This bestselling biography of one of the 20th century's most remarkable and controversial writers is now available in paperback. Author Barbara Branden, who knew Rand for nineteen years, provides a matchless portrait of this fiercely private and complex woman.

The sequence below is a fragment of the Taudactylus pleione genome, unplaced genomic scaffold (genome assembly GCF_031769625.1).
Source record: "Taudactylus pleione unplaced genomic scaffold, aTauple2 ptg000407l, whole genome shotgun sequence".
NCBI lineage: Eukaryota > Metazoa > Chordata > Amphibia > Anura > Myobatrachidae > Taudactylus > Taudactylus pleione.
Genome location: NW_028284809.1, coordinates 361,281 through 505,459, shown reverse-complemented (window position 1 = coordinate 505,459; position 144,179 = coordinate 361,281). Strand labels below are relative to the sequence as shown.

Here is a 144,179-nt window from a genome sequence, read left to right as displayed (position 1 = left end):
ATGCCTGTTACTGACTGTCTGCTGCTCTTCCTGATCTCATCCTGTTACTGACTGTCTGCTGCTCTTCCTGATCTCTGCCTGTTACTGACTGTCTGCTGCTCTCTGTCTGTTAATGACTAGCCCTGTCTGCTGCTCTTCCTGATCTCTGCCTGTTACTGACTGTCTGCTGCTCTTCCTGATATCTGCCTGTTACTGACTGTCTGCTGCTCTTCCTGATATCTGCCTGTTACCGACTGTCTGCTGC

A leaden style handicaps this first full-length biography of Rand by a long-time associate (though their friendship faltered in the late 1940's when Rand stole Branden's husband). A competent writer could have worked wonders with this paradoxical, intense, rather repellent figure. Alice Rosenbaum, born in Russia in 1905, was a child immersed in Victor Hugo's novels while a revolution raged outside in the streets of Petrograd. A university student during the ensuing years of retrenchment and gloom, she defiantly attended operettas to keep up her hopes of a happy ending. Having wangled a short-term visa to the US, she lived on candy bars and stayed at the Hollywood YWCA - a thickly-accented, unfashionably dressed intellectual among the chattering would-be starlets. When she recognized Cecil B. DeMille on the street one day, the amused director invited her to the set of King of Kings and eventually hired her - first as an extra, later as a junior writer. Rand's future husband was also an extra on that film. Rand's fanatical faith in a benevolent universe that responds to individual effort is amply explained by her adventures in America - as her equally fanatical hatred of collectivism is illuminated by a youth spent in furious reading of the romantic fiction that helped her to escape from dour realities in Russia. Yet insight emerges despite - not because of - the biographer's handling of facts. Branden notes, for instance - but seems unable to do much with - the disparity between the world-taming males of Ayn Rand's fiction ("I could only love a hero," she once said. "Femininity is hero worship") and her own husband, an attractive but parasitic consort who lived wholly in her shadow. Branden is at her (dim) best describing the political nuances that mark Rand as a genuine American ideologue and eccentric, as opposed to a conventional conservative; and there is interesting background here on the early stirrings of the libertarian movement. But the biography lacks the psychological insight required by this driven, charismatic subject. And you'd need an icebreaker to plow through the prose. (Kirkus Reviews)